MEXICAN OBSIDIAN : A naturally formed glass produced by volcanoes.

Obsidian is formed by the rapid cooling of viscous lava that is extremely rich in silica. It has no crystal structure as it cools too fast to crystallise.

Obsidian was an essential material in the daily and ritual lives of the ancient cultures of Mexico and Guatemala.

It was used to make all types of sharp instrument tools such as knives, arrow heads, scalpels, and scrapers. It was also used as body ornaments.

In the Aztec language (nahuatl) it is called Itztli or devine stone and came under the deity Tezcatlipoca, Lord of the Night and owner of magic obsidian mirrors. It was also a very valuable trading commodity.

With the arrival of the Spanish and the use of metal the use of obsidian quickly declined. The Spanish themselves had no interest or use for obsidian. Their interest was in other commodities such as gold or silver.

The main prehistoric source for obsidian was at Otumba and Pachuca some 30-55 miles, respectively north east of Mexico City. This was the source for obsidian for the Aztecs, Toltec and the people before them who built the great pyramids of Teotihuacan.

Obsidian has been found at every Meso American archeological site of any importance. Obsidian from Pachuca has a distinct green tint to it and is considered to be superior to obsidian from other sources. It was traded to the Almec on the Gulf coast and the Maya, in what is now Guatemala, even though they had their own deposits of obsidian.

Another important ancient source was in what is now the state of Jalisco around the volcano Tequila. This area still has one of the largest deposits of obsidian in the world.

Today the deposits north east of Mexico City and in Jalisco state still produce much material. It is often carved into modern replicas of Aztec or Toltec deity. At the Great Pyramids at Teotihuacan near Mexico City there are many vendors of obsidian and also in the street markets of Mexico City.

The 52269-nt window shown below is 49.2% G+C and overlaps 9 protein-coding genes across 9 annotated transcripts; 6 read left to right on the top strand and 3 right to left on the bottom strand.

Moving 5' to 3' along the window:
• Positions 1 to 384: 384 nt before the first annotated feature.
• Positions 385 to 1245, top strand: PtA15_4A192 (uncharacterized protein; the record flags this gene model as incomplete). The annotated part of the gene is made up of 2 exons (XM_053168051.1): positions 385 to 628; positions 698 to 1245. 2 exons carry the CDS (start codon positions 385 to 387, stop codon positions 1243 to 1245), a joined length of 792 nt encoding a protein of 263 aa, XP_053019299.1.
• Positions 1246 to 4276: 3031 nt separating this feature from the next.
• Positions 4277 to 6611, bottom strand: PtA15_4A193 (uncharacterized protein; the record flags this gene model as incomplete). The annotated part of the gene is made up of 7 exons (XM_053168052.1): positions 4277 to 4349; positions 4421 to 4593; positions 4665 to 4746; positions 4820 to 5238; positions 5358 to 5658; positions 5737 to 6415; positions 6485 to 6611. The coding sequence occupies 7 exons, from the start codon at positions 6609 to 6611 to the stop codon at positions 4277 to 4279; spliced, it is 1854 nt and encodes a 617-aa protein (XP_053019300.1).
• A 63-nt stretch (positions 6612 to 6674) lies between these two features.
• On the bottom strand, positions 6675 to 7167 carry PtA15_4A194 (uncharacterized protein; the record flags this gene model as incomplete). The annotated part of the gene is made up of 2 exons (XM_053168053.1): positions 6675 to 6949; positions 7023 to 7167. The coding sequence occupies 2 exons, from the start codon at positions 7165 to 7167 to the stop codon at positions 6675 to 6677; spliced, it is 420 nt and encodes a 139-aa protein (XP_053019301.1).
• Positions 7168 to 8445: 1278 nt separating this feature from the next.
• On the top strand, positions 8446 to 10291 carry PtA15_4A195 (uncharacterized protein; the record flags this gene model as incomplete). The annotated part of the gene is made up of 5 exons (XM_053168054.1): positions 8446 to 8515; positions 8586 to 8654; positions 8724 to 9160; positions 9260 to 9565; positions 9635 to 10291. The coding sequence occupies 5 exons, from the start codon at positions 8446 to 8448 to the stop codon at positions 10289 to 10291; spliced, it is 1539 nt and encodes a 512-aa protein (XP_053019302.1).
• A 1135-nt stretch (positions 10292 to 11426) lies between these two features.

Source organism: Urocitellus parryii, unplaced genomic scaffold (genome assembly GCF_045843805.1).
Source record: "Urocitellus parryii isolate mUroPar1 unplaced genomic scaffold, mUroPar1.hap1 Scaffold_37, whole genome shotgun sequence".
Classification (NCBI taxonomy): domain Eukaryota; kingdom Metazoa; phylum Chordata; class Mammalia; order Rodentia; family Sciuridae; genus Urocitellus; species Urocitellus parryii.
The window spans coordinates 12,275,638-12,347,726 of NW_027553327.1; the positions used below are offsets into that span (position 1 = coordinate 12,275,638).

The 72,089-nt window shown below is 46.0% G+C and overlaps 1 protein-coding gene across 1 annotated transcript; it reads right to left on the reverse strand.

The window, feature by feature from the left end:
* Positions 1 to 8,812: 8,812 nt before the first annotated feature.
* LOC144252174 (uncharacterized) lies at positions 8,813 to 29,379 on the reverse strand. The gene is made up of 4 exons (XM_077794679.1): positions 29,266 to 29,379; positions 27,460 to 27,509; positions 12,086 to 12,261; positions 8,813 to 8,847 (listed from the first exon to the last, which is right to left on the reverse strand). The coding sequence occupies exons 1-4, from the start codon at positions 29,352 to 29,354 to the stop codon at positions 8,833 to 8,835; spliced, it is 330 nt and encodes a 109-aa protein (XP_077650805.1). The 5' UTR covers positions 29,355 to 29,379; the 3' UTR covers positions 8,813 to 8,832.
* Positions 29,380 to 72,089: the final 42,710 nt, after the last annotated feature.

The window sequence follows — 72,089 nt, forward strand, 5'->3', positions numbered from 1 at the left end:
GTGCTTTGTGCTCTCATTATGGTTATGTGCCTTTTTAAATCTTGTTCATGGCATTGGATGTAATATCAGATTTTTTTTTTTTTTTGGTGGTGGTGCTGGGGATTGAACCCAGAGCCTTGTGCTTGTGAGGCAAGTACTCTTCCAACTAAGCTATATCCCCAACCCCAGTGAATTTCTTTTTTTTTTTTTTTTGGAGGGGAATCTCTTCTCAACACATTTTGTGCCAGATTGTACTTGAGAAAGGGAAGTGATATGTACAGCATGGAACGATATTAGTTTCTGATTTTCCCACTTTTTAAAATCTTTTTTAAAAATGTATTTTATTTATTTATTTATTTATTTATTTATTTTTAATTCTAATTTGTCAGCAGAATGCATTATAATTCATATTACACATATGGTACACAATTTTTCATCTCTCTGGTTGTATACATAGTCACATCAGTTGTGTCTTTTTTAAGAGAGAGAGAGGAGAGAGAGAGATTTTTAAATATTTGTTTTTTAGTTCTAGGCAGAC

In the small town of Magdalena in Jalisco state there are many workshops cutting and polishing obsidian. The roads between the towns of Tequila and Magdalena passes through many thousand tons of obsidian. You can help yourself to some and this is the area that Tequila is produced from the Blue Agave, a cactus like plant. There are vast rows of it stretching for miles. Its quite a sight. You can visit the distilleries in the town of Tequila. A nip or two is a real pick up, but don't overdo it.

The speciality of the Mexican cutters is a heart. To cut a heart you need an oval or round formation in the obsidian stone. Grind down on the sides of the oval to produce the V. Then nick the top of the stone on the edge pf the grinding wheel to produce the heart, though its easier said than done. Always wear safety glasses when working with obsidian as it is a glass.

There are many different colours and shades in obsidian: mahogany, snowflake, silver, gold and green sheen. Pure obsidian is black. Iron and magnesium oxide causes the brown green and red colours.

Sometime in the late 1990's rainbow obsidian came onto the market. It was found in only one area in Jalisco state. Rainbow obsidian is an amazing material with the full spectrum of rainbow colours. The interference of light (iridescence) on microscopic gas bubbles cause this amazing display of colour. Though three stone has to be cut in the right direction and orientation to bring out the colour. I have not seen really high grade rainbow obsidian for many years. It is a case of if new deposits can be found.

Much Mexican rough obsidian is exported to China for cutting and polishing there.



PHOTO: Obsidian mariposa



PHOTO: Green sheene obsidian which I found myself near Tequila volcano



PHOTO: A large heart obsidian



PHOTO: Aztec calander itched onto obsidian



PHOTO: Rainbow obsidian



PHOTO: Rough obsidian



PHOTO: Obsidian sphere



PHOTO: How many hearts can you get in a piece of obsidian - is this a record?

CONTACT : Dave Gibson. A collector in the UK. My email is davegibson46@rocketmail.com

©All photos and text are all Copyright of David Gibson.


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